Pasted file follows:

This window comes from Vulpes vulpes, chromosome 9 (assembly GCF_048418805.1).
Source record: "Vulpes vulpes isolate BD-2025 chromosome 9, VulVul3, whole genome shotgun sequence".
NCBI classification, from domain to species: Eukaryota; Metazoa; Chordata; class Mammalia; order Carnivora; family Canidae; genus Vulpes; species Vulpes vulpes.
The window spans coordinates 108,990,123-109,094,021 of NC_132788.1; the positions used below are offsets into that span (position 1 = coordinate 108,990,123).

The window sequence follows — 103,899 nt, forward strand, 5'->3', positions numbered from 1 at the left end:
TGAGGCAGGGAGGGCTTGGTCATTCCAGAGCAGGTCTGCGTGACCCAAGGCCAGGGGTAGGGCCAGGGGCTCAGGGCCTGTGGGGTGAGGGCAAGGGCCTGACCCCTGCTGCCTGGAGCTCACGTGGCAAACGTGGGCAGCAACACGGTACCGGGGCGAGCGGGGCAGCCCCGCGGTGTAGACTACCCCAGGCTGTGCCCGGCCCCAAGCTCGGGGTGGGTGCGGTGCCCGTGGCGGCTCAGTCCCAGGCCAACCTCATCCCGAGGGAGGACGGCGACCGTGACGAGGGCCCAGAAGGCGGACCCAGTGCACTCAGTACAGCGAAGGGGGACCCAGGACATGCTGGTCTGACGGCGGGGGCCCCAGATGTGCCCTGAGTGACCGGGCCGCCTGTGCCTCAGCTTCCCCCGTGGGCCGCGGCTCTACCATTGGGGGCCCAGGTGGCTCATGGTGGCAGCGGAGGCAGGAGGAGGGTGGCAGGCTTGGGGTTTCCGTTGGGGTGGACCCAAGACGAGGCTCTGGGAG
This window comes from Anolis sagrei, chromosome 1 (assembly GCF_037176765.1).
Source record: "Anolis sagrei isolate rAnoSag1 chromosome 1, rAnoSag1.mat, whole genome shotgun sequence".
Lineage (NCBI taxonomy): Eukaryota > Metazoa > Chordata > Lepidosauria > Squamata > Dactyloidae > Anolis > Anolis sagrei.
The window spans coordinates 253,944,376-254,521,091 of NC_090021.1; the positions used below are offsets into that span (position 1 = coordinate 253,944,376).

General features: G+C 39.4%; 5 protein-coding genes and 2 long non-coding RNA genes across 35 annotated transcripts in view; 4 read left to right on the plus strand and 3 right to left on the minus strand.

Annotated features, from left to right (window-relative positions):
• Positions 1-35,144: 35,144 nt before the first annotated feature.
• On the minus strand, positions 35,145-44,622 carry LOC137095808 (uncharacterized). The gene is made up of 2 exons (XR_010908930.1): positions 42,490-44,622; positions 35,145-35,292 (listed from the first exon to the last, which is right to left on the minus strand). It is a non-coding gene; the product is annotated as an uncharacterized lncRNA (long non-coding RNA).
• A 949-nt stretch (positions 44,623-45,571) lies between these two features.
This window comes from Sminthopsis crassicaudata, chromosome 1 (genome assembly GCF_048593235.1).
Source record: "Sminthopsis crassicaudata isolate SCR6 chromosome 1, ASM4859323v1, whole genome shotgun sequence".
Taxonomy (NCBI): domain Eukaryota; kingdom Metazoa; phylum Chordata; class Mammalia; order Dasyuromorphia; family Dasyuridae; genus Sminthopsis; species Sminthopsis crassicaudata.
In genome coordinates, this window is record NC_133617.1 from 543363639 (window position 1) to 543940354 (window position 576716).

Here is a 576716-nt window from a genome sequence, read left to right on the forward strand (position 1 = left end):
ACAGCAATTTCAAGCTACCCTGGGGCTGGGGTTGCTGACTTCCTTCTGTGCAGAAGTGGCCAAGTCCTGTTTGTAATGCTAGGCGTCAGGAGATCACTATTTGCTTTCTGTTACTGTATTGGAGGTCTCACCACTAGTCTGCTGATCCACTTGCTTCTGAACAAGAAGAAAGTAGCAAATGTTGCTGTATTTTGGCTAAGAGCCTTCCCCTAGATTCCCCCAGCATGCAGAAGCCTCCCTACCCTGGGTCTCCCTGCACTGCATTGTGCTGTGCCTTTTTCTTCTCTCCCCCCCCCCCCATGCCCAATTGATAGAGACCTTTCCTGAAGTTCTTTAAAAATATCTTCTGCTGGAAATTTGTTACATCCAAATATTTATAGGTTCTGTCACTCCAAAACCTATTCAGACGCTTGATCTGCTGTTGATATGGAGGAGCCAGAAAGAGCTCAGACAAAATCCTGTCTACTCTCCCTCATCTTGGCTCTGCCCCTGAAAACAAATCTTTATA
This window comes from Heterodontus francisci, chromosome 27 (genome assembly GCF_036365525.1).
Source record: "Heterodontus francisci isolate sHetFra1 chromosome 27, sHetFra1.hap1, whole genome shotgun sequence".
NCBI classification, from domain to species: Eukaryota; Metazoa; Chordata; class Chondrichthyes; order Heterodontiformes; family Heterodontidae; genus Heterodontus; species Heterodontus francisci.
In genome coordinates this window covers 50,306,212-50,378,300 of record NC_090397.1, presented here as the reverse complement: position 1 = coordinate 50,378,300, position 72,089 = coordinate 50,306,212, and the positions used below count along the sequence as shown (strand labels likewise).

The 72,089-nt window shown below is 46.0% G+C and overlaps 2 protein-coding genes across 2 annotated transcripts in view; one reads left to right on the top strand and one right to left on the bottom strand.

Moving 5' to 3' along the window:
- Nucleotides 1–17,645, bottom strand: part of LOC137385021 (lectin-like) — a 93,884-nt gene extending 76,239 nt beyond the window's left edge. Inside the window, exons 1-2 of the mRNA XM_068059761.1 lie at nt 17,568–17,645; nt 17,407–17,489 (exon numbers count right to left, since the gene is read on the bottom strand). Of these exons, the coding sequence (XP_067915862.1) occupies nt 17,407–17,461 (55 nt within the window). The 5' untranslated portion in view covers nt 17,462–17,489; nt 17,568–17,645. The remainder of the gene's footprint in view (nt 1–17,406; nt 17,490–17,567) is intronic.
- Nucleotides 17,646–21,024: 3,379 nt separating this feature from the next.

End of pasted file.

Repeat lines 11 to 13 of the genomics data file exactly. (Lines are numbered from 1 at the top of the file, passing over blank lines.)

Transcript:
General features: G+C 39.4%; 5 protein-coding genes and 2 long non-coding RNA genes across 35 annotated transcripts in view; 4 read left to right on the plus strand and 3 right to left on the minus strand.

Annotated features, from left to right (window-relative positions):
• Positions 1-35,144: 35,144 nt before the first annotated feature.